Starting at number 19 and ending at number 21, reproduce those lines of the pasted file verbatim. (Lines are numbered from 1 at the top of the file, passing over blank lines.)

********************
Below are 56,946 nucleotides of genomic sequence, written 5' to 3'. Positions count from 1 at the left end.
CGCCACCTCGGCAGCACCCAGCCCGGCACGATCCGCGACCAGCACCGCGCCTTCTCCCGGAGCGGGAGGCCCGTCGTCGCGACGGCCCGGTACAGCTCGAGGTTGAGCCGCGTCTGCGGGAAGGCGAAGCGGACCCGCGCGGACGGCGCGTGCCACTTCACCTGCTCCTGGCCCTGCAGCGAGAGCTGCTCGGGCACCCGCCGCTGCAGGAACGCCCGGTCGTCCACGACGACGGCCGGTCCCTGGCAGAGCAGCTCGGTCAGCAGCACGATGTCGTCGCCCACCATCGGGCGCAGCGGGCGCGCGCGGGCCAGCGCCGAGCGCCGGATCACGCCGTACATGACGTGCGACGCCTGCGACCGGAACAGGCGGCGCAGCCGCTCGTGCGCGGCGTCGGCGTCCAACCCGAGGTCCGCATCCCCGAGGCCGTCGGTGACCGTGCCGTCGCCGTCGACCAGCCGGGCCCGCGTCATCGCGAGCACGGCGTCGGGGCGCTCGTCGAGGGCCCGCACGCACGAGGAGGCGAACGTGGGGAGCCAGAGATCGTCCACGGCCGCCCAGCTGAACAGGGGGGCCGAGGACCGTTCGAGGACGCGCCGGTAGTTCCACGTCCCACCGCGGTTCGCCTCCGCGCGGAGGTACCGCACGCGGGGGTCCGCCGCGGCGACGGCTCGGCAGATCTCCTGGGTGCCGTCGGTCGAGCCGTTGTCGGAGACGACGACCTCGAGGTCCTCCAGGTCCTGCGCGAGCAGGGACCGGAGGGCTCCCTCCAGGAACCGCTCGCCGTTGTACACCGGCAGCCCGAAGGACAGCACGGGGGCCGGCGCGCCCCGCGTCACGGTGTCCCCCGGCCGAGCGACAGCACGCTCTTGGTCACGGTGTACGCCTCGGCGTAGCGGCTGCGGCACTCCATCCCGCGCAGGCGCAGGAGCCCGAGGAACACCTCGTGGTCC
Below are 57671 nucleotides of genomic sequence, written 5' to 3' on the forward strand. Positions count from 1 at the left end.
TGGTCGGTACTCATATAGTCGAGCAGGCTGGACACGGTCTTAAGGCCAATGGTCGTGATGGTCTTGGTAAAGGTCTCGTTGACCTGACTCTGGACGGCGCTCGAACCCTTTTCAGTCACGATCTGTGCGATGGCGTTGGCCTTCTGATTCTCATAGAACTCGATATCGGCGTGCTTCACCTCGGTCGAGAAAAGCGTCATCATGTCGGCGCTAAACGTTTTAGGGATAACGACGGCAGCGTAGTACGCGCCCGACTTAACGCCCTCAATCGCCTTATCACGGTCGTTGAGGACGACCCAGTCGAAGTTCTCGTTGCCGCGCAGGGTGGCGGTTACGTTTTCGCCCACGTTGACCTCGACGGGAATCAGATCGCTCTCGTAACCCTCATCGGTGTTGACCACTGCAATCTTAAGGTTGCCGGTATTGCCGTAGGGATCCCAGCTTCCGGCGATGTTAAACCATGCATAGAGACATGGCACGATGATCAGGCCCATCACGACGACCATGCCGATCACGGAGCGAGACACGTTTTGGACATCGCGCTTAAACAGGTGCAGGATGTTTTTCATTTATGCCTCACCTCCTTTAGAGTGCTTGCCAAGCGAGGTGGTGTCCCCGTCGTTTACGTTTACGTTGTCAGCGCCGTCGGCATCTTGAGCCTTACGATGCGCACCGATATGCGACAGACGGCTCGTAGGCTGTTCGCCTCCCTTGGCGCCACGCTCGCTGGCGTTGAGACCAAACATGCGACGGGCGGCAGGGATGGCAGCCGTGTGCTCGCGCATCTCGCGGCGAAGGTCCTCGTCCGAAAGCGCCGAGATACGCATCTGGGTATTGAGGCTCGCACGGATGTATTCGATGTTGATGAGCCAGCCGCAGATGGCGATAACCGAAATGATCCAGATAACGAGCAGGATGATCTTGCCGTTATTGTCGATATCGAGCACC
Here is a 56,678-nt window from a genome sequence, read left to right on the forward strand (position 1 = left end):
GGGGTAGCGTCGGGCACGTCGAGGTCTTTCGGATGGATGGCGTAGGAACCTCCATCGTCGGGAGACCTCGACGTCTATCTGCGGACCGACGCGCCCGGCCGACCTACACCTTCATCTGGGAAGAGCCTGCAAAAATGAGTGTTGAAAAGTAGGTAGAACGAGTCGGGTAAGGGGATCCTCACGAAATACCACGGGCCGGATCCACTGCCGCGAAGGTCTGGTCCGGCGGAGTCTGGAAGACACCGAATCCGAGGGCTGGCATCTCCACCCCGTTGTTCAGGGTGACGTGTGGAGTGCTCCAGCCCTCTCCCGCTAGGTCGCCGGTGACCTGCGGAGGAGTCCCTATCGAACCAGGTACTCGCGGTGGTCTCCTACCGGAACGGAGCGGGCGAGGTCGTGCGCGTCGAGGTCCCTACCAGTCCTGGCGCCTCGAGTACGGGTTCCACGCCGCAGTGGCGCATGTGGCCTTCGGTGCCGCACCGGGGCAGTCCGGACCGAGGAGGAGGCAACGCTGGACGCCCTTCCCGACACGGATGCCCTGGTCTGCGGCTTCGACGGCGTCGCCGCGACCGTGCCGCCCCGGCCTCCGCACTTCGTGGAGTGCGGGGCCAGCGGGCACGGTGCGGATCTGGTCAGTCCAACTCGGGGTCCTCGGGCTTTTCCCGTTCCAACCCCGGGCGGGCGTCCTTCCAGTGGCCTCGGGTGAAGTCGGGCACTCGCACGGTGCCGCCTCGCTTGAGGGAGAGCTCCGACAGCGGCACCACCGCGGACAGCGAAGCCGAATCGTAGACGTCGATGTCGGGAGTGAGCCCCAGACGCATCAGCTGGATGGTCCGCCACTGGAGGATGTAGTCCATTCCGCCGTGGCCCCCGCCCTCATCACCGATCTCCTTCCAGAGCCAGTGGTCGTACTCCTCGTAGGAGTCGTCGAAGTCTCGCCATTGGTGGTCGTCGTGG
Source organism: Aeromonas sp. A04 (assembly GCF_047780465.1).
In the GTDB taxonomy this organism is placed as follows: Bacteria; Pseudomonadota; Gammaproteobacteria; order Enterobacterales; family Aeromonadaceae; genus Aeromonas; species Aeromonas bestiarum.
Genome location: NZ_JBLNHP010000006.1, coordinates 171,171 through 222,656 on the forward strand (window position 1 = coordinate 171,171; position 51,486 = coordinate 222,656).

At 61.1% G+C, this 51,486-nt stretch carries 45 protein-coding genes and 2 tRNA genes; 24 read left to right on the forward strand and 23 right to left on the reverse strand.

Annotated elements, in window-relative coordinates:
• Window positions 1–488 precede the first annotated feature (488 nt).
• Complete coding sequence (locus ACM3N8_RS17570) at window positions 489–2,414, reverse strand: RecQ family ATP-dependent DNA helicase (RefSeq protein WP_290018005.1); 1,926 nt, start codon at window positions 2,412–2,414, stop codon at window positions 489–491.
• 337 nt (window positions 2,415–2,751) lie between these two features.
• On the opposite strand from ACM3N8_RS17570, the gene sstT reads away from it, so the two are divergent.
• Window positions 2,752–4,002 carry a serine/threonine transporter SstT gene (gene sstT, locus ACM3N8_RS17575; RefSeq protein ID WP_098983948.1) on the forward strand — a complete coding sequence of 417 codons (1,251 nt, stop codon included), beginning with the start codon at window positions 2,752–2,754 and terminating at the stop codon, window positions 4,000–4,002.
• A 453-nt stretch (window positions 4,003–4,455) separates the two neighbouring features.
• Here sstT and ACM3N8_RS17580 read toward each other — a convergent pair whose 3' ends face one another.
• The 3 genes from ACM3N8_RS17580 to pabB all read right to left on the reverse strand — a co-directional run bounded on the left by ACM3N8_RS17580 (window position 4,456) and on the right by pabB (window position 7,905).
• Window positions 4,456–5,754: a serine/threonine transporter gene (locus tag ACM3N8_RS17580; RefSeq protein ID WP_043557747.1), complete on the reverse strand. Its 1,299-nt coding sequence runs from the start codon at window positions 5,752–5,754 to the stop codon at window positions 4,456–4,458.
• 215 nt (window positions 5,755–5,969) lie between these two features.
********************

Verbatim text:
• The 3 genes from ACM3N8_RS17580 to pabB all read right to left on the reverse strand — a co-directional run bounded on the left by ACM3N8_RS17580 (window position 4,456) and on the right by pabB (window position 7,905).
• Window positions 4,456–5,754: a serine/threonine transporter gene (locus tag ACM3N8_RS17580; RefSeq protein ID WP_043557747.1), complete on the reverse strand. Its 1,299-nt coding sequence runs from the start codon at window positions 5,752–5,754 to the stop codon at window positions 4,456–4,458.
• 215 nt (window positions 5,755–5,969) lie between these two features.